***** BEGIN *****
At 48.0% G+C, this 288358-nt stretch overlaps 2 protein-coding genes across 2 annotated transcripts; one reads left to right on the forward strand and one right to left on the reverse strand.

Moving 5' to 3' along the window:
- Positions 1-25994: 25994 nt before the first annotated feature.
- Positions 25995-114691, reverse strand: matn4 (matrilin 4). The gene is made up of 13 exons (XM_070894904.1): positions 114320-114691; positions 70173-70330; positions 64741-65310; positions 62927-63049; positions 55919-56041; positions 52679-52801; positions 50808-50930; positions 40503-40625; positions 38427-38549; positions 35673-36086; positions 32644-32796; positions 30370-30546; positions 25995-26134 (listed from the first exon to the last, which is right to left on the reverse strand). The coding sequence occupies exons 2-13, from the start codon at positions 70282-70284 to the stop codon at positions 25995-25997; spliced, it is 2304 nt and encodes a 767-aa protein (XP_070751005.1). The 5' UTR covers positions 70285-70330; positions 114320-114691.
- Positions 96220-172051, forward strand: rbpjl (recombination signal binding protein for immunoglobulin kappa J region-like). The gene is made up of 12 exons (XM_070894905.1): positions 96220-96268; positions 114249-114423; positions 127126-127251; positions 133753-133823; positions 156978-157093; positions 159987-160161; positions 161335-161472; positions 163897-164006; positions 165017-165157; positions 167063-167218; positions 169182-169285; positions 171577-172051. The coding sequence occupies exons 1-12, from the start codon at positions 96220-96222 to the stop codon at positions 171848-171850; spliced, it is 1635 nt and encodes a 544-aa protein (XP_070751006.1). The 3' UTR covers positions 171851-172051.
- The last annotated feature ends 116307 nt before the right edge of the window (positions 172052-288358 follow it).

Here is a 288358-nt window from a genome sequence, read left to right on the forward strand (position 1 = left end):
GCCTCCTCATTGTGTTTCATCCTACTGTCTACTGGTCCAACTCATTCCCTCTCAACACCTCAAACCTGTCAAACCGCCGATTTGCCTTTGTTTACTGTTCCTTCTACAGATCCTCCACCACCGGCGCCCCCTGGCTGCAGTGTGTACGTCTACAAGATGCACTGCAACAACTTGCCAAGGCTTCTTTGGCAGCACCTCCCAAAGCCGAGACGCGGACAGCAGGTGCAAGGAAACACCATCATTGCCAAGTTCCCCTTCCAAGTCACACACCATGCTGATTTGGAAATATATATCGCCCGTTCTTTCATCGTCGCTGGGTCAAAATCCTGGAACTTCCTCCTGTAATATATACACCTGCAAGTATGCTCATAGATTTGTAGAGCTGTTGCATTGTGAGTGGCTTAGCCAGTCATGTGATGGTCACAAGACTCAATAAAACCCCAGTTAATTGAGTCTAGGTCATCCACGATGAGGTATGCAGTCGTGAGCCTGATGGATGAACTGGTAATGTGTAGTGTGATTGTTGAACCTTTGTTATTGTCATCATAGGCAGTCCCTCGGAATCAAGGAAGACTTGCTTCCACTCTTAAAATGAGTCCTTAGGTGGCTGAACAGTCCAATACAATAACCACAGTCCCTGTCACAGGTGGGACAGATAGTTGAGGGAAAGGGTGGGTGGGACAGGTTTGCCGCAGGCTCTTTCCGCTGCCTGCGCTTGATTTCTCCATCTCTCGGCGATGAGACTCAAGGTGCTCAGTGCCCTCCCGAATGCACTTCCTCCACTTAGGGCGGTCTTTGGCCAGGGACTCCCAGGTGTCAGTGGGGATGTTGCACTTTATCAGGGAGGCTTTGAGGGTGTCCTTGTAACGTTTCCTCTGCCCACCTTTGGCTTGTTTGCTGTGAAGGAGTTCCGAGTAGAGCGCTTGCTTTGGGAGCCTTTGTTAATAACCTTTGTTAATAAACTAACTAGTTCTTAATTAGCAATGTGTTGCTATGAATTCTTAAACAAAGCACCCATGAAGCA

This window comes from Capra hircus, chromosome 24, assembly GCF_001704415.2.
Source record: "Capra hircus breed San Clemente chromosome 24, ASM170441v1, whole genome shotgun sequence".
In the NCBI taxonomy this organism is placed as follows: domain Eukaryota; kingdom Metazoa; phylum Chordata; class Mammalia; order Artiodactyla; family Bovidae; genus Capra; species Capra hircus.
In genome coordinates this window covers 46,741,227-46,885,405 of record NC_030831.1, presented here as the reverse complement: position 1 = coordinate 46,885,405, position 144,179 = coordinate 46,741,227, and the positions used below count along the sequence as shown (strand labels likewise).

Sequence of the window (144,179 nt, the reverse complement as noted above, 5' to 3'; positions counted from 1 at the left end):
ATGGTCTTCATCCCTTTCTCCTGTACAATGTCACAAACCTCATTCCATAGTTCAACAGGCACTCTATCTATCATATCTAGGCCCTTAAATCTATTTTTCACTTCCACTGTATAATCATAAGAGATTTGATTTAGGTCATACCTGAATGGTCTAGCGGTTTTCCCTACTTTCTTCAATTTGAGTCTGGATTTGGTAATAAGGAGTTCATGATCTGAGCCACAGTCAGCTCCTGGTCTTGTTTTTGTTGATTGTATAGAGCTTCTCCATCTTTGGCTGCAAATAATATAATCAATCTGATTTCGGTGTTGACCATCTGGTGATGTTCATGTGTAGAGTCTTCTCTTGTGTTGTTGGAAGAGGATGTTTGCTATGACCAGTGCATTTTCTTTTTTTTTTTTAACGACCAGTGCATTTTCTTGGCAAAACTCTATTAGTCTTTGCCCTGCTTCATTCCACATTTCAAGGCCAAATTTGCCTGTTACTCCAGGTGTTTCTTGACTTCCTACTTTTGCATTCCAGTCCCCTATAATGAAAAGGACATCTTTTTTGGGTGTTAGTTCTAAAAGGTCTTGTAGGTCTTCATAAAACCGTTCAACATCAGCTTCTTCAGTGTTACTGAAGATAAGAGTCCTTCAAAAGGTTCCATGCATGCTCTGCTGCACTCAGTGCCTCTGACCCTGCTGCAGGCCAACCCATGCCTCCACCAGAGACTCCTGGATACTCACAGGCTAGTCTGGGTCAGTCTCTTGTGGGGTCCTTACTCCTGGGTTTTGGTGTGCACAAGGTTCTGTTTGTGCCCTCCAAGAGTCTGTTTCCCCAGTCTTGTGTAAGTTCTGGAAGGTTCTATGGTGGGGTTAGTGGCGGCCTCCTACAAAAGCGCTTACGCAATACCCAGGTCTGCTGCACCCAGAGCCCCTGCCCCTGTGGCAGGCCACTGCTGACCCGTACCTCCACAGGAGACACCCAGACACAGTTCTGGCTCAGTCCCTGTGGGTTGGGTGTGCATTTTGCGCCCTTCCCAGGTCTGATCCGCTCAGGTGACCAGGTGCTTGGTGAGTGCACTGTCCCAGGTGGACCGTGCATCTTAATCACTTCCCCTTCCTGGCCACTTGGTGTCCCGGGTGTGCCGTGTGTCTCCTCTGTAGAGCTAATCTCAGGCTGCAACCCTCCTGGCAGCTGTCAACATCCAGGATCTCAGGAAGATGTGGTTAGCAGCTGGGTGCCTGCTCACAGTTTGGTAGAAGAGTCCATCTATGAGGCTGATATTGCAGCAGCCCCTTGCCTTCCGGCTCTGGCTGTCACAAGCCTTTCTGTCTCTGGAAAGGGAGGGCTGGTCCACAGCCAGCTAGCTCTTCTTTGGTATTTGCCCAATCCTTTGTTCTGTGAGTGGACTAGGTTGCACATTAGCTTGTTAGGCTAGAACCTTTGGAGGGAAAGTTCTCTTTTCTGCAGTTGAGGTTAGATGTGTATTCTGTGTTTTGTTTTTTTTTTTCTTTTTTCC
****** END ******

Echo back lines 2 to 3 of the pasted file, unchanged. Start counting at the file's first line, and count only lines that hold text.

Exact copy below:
Moving 5' to 3' along the window:
- Positions 1-25994: 25994 nt before the first annotated feature.